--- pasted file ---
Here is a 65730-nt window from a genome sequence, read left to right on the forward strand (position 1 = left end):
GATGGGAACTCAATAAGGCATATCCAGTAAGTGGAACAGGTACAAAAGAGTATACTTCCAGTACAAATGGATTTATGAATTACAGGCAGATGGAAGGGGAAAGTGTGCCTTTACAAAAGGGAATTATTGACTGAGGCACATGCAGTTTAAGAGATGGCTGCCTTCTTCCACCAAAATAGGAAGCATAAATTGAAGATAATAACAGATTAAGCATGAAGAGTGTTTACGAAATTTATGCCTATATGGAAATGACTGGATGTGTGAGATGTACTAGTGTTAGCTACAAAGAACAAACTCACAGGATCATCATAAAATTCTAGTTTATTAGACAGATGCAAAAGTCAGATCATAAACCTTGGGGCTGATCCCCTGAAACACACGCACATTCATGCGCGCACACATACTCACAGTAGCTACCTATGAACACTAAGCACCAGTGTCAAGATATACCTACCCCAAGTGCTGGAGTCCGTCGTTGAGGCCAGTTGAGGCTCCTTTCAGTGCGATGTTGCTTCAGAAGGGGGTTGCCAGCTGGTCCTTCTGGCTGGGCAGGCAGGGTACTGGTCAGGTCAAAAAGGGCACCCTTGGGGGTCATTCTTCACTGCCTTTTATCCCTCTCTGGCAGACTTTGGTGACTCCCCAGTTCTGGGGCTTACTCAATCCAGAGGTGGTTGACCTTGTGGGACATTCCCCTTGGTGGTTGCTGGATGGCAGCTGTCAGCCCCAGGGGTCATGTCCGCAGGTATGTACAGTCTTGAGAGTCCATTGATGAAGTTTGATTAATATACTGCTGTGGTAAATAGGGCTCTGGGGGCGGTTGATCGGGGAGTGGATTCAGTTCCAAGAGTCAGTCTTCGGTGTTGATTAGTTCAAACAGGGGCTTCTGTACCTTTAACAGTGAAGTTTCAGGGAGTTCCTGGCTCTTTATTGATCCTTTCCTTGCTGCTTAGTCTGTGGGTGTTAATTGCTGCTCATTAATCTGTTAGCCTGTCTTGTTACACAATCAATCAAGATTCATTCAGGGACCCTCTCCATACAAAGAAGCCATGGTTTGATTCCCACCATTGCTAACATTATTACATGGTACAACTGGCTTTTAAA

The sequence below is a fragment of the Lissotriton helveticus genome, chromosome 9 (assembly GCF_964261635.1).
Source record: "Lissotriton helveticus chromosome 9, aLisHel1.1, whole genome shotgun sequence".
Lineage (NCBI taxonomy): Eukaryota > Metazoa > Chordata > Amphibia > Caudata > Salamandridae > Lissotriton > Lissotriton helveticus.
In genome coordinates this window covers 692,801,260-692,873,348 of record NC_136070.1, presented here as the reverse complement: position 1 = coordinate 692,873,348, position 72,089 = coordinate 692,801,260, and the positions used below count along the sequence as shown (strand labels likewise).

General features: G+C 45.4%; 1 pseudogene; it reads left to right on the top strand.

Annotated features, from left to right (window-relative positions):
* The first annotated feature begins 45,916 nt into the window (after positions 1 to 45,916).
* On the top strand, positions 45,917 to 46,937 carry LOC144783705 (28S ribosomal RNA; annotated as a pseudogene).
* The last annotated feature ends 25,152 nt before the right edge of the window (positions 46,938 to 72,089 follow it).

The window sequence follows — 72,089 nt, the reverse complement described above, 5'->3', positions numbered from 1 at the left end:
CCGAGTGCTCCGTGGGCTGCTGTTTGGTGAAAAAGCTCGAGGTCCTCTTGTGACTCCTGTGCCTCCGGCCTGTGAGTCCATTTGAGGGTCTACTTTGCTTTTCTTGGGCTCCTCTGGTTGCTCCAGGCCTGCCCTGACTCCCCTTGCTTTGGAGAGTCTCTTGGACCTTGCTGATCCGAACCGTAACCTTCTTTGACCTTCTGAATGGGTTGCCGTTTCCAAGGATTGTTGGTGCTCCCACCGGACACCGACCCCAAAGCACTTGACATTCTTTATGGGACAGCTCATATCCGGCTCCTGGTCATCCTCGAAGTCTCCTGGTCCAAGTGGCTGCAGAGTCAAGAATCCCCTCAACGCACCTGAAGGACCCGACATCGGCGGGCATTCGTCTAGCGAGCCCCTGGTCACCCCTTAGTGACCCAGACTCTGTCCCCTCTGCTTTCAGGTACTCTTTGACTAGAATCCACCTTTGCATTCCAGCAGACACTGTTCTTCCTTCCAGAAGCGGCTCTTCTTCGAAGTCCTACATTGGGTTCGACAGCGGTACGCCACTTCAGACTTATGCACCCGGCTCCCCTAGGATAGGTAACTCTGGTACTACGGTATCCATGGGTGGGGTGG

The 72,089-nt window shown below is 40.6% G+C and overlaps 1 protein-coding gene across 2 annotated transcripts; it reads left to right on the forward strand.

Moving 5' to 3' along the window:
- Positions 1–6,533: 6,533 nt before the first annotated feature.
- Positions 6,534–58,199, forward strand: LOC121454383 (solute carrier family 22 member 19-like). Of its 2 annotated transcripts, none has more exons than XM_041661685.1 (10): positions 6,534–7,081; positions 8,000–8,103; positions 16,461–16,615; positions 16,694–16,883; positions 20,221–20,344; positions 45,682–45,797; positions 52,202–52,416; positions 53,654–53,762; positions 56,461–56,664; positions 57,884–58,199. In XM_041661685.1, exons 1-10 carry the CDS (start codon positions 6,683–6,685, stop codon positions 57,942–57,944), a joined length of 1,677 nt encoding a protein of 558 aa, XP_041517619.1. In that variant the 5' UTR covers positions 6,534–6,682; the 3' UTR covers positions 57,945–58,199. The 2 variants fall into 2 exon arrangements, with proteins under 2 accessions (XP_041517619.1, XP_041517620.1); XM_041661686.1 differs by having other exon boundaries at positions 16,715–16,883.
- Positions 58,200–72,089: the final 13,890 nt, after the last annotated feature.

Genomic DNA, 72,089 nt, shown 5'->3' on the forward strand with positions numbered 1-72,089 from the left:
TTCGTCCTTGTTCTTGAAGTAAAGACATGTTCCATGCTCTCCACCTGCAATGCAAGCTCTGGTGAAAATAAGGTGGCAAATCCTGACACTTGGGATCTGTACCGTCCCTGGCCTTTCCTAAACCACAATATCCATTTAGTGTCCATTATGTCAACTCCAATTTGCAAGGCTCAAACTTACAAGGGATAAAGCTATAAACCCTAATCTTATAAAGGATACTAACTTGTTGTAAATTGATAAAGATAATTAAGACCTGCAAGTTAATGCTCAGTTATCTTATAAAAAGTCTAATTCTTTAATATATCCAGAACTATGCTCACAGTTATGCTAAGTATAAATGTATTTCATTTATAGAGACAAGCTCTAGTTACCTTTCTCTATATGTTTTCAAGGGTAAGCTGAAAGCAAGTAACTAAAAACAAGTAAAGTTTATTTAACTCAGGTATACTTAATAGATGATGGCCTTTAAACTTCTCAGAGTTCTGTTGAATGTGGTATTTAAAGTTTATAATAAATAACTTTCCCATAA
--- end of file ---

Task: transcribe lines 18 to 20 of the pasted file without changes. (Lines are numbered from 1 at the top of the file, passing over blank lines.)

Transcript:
- Positions 58,200–72,089: the final 13,890 nt, after the last annotated feature.

Genomic DNA, 72,089 nt, shown 5'->3' on the forward strand with positions numbered 1-72,089 from the left:
TTCGTCCTTGTTCTTGAAGTAAAGACATGTTCCATGCTCTCCACCTGCAATGCAAGCTCTGGTGAAAATAAGGTGGCAAATCCTGACACTTGGGATCTGTACCGTCCCTGGCCTTTCCTAAACCACAATATCCATTTAGTGTCCATTATGTCAACTCCAATTTGCAAGGCTCAAACTTACAAGGGATAAAGCTATAAACCCTAATCTTATAAAGGATACTAACTTGTTGTAAATTGATAAAGATAATTAAGACCTGCAAGTTAATGCTCAGTTATCTTATAAAAAGTCTAATTCTTTAATATATCCAGAACTATGCTCACAGTTATGCTAAGTATAAATGTATTTCATTTATAGAGACAAGCTCTAGTTACCTTTCTCTATATGTTTTCAAGGGTAAGCTGAAAGCAAGTAACTAAAAACAAGTAAAGTTTATTTAACTCAGGTATACTTAATAGATGATGGCCTTTAAACTTCTCAGAGTTCTGTTGAATGTGGTATTTAAAGTTTATAATAAATAACTTTCCCATAA